Battles in Southern Yemen between the government and suspected Al Qaeda militants are causing a humanitarian crisis. Thousands have fled the fighting in the Abyan governorate.
The United Nations World Food Programme (WFP) says over 2,000 families have sought refuge in 33 schools in the southern port city of Aden. WFP has surveyed the situation there and found that 90 percent of those displaced are entirely dependent on the host community for food needs.
WFP says more than half of those surveyed left their homes “without taking their own assets as well as their clothes.”
Others sold their assets to pay for transportation to escape the fighting. Some of the displaced moved in with relatives and friends in Aden only to find that this overtaxed the resources of their hosts.The only alternative then was to move to one of the displacement centers.
The needs are great. The WFP survey found that clothes, food rations, pediatric milk and cold potable water, mattresses, bed sheets, sanitary pads, towels, soaps, and washing powder were all needed. Some of the displaced require medical and psychological care.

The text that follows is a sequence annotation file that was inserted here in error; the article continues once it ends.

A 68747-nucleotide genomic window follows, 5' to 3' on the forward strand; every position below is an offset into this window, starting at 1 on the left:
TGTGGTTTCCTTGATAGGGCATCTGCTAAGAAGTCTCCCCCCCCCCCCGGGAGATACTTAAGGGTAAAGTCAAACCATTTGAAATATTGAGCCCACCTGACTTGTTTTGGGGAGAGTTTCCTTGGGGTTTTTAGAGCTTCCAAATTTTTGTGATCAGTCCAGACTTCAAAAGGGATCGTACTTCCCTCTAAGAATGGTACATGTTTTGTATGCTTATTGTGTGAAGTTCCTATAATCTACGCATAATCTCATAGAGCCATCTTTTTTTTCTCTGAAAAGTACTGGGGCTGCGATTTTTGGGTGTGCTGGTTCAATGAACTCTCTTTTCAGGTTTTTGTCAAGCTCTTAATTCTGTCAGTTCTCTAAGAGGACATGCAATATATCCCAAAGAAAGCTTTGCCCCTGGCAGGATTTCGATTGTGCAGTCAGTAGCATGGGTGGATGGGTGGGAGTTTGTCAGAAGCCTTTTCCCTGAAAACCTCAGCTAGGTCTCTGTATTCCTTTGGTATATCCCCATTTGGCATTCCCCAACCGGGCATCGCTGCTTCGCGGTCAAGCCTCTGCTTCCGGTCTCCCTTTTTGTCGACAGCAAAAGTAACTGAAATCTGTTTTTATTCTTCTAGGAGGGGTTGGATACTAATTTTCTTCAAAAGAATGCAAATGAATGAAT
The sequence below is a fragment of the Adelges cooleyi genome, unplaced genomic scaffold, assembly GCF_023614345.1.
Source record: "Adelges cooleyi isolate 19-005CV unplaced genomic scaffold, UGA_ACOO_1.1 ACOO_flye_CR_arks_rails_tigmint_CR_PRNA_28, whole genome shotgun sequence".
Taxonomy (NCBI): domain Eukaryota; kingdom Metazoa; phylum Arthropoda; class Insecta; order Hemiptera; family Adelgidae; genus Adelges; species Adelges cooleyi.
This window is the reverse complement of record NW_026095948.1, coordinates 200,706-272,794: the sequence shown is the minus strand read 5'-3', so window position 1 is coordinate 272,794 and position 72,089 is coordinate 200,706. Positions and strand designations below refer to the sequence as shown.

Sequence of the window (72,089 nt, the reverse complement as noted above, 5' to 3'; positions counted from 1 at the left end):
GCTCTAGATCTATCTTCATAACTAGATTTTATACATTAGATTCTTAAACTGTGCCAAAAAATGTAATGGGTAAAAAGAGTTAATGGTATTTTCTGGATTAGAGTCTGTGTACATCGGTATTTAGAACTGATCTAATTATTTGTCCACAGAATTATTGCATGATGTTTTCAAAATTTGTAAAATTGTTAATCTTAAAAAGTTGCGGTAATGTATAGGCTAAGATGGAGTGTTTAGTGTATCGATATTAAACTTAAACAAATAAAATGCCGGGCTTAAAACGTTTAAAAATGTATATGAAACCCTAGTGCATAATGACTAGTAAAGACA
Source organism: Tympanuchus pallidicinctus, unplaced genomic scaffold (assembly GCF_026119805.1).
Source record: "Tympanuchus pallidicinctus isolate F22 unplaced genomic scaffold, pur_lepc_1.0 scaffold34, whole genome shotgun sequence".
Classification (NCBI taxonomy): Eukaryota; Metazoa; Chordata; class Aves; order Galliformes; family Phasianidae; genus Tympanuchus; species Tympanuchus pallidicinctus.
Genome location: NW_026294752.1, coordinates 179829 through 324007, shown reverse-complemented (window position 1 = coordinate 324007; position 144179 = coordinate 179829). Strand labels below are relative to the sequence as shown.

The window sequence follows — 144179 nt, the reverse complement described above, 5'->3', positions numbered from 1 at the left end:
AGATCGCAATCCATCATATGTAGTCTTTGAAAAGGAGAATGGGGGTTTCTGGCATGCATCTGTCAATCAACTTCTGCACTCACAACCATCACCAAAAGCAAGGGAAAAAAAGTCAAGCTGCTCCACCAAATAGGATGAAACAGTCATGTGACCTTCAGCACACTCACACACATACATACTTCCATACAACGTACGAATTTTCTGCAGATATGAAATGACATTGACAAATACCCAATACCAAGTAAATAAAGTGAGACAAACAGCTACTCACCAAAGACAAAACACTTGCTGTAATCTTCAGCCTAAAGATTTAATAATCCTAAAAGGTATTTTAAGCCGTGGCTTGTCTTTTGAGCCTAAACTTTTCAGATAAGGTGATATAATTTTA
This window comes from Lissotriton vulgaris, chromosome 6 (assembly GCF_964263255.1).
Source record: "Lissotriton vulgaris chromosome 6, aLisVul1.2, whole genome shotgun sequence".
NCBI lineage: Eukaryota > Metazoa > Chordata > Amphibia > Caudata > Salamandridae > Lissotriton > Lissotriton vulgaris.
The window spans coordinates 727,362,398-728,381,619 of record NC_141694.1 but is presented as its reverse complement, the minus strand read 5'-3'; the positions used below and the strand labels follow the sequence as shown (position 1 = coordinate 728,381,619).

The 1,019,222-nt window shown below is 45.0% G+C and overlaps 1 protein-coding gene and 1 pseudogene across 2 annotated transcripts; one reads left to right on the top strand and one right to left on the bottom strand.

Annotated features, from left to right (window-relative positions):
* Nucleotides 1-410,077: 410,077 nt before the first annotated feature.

There is also a lack of sanitation services in 50 percent of the schools hosting the displaced.
WFP also noted a “[w]eakness in coordination between UN/NGOs, local government authorities & civil society organizations to identify emergency needs by each actor in order to facilitate timely provision of humanitarian assistance to all genuine/vulnerable IDPs and enable all to avoid duplication in assistance delivery.”
This coordination will need to improve quickly, especially as more people flee to Aden as the fighting in Southern Yemen escalates.
The WFP report recommends developing several centers to host the displaced, and intensive screening for health issues and child nutrition levels.
Humanitarian needs exist throughout Yemen as the political unrest has driven up food prices. Even before the unrest unfolded, hunger and malnutrition rates were high in the country. The World Food Programme, UNICEF, and other agencies are short on funding to carry out their relief missions.
People are rallying to help organize relief, however. The Yemen Peace Project has a blog with information on ways to help those displaced in Southern Yemen.
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